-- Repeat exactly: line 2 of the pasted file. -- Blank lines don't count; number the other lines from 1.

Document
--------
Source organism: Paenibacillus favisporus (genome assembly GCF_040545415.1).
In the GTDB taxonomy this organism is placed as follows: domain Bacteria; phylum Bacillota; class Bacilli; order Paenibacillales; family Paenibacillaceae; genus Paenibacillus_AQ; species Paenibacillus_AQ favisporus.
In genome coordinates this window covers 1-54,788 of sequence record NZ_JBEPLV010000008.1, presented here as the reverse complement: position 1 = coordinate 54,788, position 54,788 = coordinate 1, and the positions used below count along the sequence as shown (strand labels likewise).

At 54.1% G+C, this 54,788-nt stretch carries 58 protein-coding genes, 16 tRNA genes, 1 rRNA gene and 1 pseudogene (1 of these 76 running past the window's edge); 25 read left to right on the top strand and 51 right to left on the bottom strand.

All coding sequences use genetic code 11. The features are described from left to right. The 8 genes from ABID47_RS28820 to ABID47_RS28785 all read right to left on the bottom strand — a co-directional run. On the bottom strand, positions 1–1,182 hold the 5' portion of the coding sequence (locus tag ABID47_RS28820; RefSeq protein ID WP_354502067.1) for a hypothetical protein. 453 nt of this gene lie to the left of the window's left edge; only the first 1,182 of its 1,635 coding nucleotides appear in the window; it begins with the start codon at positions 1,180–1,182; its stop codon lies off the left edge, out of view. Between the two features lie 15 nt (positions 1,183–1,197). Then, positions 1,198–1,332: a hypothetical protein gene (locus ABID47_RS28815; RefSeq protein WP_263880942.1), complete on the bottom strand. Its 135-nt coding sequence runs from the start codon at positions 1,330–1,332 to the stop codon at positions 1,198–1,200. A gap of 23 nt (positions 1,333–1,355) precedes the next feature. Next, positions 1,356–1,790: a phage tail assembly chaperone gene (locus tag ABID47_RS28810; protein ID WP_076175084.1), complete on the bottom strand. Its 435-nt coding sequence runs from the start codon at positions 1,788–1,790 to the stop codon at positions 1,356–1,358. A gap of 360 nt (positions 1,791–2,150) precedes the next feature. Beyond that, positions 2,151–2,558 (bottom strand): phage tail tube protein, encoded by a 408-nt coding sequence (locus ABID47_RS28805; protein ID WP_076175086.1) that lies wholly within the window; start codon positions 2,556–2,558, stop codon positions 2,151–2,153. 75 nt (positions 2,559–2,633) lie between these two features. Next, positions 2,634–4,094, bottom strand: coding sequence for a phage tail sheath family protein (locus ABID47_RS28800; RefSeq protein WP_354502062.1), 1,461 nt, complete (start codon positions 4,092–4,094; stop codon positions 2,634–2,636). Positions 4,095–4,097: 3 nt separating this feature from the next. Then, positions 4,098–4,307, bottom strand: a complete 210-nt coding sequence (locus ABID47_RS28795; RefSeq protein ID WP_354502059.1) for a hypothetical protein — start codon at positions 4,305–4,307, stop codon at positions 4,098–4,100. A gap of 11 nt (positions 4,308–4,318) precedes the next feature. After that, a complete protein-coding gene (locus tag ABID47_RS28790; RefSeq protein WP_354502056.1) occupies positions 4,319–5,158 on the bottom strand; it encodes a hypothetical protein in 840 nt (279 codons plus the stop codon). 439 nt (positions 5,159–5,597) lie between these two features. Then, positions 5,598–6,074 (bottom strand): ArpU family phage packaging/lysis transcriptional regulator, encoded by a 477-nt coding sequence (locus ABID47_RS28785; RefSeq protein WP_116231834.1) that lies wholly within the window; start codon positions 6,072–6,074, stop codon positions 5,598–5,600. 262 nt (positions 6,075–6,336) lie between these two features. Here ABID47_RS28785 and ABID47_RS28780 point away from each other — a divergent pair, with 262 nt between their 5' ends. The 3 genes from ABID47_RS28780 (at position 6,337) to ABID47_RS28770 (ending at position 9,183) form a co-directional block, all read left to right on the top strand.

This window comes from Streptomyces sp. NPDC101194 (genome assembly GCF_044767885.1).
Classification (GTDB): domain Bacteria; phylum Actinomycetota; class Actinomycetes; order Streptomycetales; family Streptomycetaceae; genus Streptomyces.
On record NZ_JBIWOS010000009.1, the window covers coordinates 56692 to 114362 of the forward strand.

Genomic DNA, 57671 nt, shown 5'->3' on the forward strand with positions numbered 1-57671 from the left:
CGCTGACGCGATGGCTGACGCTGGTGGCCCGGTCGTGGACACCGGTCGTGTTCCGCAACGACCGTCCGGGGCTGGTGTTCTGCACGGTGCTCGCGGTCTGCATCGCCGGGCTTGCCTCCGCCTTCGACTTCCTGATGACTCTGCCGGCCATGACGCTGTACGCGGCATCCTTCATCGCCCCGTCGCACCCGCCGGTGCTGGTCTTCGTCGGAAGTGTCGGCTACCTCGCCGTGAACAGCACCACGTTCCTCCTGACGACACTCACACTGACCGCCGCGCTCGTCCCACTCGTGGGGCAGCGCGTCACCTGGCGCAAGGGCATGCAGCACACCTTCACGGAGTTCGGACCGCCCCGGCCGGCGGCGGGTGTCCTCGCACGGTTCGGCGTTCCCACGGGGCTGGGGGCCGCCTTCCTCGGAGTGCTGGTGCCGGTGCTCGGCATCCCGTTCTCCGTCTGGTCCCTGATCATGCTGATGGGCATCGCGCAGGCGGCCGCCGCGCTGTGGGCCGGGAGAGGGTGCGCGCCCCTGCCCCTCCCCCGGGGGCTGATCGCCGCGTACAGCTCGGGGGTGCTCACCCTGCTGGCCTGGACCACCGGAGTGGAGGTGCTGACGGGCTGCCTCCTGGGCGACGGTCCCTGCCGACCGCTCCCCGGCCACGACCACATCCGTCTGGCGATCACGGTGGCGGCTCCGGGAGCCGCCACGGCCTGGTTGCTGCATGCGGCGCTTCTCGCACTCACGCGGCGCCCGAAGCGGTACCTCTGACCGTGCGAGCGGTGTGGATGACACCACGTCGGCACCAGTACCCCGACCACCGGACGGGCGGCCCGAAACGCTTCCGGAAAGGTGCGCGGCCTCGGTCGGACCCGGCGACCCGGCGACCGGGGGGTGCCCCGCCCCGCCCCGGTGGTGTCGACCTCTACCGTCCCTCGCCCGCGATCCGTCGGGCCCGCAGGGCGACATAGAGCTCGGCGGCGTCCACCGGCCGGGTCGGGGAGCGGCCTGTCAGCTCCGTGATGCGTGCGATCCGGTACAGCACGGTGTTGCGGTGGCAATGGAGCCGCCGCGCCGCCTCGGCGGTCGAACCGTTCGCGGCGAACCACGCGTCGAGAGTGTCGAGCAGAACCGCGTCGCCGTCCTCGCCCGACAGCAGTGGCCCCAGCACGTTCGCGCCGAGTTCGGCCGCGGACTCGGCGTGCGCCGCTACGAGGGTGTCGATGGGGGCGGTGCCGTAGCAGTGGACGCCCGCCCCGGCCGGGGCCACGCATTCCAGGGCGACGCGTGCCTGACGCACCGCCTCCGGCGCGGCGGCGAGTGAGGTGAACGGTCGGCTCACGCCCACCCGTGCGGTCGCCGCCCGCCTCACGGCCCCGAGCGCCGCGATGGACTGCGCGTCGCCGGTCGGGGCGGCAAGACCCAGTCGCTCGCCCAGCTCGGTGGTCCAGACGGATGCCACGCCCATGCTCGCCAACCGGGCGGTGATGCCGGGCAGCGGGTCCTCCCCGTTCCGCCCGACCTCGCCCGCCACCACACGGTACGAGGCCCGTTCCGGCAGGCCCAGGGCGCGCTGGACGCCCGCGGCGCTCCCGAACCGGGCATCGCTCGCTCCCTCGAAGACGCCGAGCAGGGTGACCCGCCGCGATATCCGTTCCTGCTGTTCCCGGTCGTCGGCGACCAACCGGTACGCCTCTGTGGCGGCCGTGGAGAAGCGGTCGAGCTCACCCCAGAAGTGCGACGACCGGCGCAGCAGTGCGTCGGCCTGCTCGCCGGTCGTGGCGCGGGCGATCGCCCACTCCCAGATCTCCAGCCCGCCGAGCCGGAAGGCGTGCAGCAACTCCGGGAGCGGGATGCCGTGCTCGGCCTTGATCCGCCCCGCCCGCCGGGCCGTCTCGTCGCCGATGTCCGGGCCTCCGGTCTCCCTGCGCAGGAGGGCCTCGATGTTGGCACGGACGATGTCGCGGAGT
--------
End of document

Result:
In the GTDB taxonomy this organism is placed as follows: domain Bacteria; phylum Bacillota; class Bacilli; order Paenibacillales; family Paenibacillaceae; genus Paenibacillus_AQ; species Paenibacillus_AQ favisporus.